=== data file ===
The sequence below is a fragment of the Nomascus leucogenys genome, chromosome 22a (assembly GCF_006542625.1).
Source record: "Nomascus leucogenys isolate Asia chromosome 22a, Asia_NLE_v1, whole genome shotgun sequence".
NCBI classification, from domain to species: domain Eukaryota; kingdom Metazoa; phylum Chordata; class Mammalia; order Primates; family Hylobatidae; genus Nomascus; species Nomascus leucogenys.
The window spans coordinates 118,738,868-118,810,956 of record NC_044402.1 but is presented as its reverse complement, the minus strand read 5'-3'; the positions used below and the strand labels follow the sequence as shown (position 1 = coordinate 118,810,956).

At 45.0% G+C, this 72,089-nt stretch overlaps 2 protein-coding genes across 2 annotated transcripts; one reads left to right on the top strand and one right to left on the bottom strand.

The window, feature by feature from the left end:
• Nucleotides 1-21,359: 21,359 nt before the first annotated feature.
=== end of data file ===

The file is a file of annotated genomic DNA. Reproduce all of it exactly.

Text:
The sequence below is a fragment of the Nomascus leucogenys genome, chromosome 22a (assembly GCF_006542625.1).
Source record: "Nomascus leucogenys isolate Asia chromosome 22a, Asia_NLE_v1, whole genome shotgun sequence".
NCBI classification, from domain to species: domain Eukaryota; kingdom Metazoa; phylum Chordata; class Mammalia; order Primates; family Hylobatidae; genus Nomascus; species Nomascus leucogenys.
The window spans coordinates 118,738,868-118,810,956 of record NC_044402.1 but is presented as its reverse complement, the minus strand read 5'-3'; the positions used below and the strand labels follow the sequence as shown (position 1 = coordinate 118,810,956).

At 45.0% G+C, this 72,089-nt stretch overlaps 2 protein-coding genes across 2 annotated transcripts; one reads left to right on the top strand and one right to left on the bottom strand.

The window, feature by feature from the left end:
• Nucleotides 1-21,359: 21,359 nt before the first annotated feature.